We have an idea of what applied research does, but how does basic research fit into the broader world of research? If it costs money, time and other precious resources, but does not have a direct application, then why bother? Because basic research feeds applied research, and applied research feeds basic research. Basic research is a little less direct than applied research, so we will look at two different examples.
The first basic research example is a common type: evaluation. For example, program evaluation is a meticulous look at the benefits, costs and outcomes of a program. Let’s say we are program evaluators at a substance abuse rehabilitation facility, or rehab, and we want to know if they are rehabilitating substance abusers. We, as evaluators, might look into:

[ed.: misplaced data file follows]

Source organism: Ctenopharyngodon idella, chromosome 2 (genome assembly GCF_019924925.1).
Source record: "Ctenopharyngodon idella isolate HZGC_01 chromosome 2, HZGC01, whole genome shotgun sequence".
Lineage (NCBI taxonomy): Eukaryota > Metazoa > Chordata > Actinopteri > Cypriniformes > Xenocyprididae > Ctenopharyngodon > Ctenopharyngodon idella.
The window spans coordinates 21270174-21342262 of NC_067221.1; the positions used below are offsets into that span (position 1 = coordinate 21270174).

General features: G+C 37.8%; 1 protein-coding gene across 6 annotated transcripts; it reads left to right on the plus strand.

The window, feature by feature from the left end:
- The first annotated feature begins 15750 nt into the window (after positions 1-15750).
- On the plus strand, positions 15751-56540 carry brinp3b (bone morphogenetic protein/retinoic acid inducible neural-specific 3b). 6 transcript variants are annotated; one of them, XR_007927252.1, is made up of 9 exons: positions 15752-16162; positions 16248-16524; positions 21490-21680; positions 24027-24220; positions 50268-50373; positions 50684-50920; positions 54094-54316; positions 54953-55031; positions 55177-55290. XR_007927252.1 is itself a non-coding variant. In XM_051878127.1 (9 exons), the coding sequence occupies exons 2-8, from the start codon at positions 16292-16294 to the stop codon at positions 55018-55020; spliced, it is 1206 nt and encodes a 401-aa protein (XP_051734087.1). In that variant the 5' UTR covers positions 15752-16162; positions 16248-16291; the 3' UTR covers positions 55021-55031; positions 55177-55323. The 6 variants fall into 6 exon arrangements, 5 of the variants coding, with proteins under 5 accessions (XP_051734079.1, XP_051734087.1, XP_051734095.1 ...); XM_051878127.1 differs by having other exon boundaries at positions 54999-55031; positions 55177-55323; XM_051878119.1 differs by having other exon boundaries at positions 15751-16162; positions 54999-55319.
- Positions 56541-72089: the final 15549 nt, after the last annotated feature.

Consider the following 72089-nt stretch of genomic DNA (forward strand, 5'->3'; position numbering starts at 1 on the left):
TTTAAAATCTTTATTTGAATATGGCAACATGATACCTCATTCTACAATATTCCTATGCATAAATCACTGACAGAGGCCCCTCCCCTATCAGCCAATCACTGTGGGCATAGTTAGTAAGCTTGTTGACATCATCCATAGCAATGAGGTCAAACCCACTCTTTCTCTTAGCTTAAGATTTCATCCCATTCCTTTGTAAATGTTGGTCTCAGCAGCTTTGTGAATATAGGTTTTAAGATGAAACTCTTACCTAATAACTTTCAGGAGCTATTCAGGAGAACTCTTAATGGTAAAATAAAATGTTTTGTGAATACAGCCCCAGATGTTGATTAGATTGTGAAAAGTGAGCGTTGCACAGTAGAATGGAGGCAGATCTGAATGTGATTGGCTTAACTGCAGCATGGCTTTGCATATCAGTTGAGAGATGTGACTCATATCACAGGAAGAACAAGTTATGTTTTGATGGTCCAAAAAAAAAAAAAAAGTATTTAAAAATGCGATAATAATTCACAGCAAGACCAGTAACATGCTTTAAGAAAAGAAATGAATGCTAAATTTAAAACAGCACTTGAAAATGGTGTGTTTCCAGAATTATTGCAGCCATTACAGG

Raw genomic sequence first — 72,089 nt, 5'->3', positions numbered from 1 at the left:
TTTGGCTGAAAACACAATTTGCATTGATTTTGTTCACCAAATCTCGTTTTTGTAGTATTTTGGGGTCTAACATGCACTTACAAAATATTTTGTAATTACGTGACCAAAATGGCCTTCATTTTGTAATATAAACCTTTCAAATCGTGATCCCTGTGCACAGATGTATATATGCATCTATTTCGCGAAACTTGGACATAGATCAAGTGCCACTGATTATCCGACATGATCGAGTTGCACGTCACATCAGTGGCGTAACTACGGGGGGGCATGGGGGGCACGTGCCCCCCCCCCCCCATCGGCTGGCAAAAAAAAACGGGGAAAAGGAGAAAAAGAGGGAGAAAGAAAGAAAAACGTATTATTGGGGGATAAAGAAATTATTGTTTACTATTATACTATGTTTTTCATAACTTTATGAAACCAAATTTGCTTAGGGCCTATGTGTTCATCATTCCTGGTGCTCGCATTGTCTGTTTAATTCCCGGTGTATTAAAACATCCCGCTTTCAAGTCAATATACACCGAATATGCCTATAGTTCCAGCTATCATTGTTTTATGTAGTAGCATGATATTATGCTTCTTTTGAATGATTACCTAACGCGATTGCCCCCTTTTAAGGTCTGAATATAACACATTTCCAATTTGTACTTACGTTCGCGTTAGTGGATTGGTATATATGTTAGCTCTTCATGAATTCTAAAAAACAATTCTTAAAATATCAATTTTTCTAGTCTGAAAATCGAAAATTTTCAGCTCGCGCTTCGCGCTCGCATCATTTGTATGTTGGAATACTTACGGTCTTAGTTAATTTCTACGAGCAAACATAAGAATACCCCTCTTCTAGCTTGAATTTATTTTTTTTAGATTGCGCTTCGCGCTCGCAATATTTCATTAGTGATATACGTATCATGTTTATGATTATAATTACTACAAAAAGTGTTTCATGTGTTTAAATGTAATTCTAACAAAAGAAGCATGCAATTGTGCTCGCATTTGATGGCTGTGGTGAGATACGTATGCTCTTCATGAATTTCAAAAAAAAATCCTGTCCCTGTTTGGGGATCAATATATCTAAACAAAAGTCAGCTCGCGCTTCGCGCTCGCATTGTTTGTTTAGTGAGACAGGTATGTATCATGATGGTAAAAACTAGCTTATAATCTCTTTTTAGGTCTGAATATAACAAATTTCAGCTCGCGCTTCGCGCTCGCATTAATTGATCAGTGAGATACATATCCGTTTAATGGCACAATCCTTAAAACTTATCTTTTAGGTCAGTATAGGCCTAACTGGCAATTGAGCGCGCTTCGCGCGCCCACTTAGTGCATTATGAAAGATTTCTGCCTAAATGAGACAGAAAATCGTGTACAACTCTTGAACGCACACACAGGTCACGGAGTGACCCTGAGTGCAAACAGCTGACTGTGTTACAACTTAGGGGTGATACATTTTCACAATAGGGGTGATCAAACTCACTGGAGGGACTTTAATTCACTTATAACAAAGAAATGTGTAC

- How many people relapse?
- How many people successfully complete the program?
- Are the funds being divided and utilized properly?
- What changes could be made to improve the success rate?